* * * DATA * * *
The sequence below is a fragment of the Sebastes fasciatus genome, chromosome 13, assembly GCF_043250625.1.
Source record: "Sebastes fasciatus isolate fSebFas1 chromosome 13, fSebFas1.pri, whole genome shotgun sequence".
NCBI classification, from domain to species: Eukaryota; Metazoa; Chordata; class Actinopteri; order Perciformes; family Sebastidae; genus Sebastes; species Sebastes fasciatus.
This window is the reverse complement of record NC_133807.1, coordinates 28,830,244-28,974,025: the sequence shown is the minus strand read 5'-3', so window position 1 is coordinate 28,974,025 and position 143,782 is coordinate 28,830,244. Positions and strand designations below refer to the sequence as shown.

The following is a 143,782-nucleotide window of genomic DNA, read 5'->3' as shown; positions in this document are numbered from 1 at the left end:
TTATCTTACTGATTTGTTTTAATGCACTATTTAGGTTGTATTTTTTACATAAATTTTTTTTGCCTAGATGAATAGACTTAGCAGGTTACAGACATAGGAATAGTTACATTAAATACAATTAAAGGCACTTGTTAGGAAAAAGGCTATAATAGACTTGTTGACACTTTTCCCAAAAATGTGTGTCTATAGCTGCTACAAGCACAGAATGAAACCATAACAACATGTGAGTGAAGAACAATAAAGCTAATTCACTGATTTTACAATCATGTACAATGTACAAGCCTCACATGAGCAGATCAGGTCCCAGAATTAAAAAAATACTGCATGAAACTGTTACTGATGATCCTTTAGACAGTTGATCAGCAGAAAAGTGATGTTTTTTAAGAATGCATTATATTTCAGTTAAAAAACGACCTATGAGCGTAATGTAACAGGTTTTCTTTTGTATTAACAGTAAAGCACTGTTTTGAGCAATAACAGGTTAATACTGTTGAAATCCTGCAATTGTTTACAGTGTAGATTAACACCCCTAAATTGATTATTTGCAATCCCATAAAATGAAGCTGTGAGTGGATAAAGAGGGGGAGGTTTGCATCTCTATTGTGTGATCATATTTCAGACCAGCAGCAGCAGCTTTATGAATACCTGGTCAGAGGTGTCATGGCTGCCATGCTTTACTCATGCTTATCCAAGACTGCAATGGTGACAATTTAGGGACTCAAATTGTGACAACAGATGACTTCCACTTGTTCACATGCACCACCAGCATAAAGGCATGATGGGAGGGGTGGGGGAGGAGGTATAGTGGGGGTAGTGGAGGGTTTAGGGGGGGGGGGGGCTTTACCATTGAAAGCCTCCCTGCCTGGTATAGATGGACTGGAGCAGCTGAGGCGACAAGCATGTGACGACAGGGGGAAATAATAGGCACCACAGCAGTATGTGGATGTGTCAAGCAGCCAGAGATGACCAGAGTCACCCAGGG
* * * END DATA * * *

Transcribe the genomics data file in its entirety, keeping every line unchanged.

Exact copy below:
The sequence below is a fragment of the Sebastes fasciatus genome, chromosome 13, assembly GCF_043250625.1.
Source record: "Sebastes fasciatus isolate fSebFas1 chromosome 13, fSebFas1.pri, whole genome shotgun sequence".
NCBI classification, from domain to species: Eukaryota; Metazoa; Chordata; class Actinopteri; order Perciformes; family Sebastidae; genus Sebastes; species Sebastes fasciatus.
This window is the reverse complement of record NC_133807.1, coordinates 28,830,244-28,974,025: the sequence shown is the minus strand read 5'-3', so window position 1 is coordinate 28,974,025 and position 143,782 is coordinate 28,830,244. Positions and strand designations below refer to the sequence as shown.

The following is a 143,782-nucleotide window of genomic DNA, read 5'->3' as shown; positions in this document are numbered from 1 at the left end:
TTATCTTACTGATTTGTTTTAATGCACTATTTAGGTTGTATTTTTTACATAAATTTTTTTTGCCTAGATGAATAGACTTAGCAGGTTACAGACATAGGAATAGTTACATTAAATACAATTAAAGGCACTTGTTAGGAAAAAGGCTATAATAGACTTGTTGACACTTTTCCCAAAAATGTGTGTCTATAGCTGCTACAAGCACAGAATGAAACCATAACAACATGTGAGTGAAGAACAATAAAGCTAATTCACTGATTTTACAATCATGTACAATGTACAAGCCTCACATGAGCAGATCAGGTCCCAGAATTAAAAAAATACTGCATGAAACTGTTACTGATGATCCTTTAGACAGTTGATCAGCAGAAAAGTGATGTTTTTTAAGAATGCATTATATTTCAGTTAAAAAACGACCTATGAGCGTAATGTAACAGGTTTTCTTTTGTATTAACAGTAAAGCACTGTTTTGAGCAATAACAGGTTAATACTGTTGAAATCCTGCAATTGTTTACAGTGTAGATTAACACCCCTAAATTGATTATTTGCAATCCCATAAAATGAAGCTGTGAGTGGATAAAGAGGGGGAGGTTTGCATCTCTATTGTGTGATCATATTTCAGACCAGCAGCAGCAGCTTTATGAATACCTGGTCAGAGGTGTCATGGCTGCCATGCTTTACTCATGCTTATCCAAGACTGCAATGGTGACAATTTAGGGACTCAAATTGTGACAACAGATGACTTCCACTTGTTCACATGCACCACCAGCATAAAGGCATGATGGGAGGGGTGGGGGAGGAGGTATAGTGGGGGTAGTGGAGGGTTTAGGGGGGGGGGGGGCTTTACCATTGAAAGCCTCCCTGCCTGGTATAGATGGACTGGAGCAGCTGAGGCGACAAGCATGTGACGACAGGGGGAAATAATAGGCACCACAGCAGTATGTGGATGTGTCAAGCAGCCAGAGATGACCAGAGTCACCCAGGG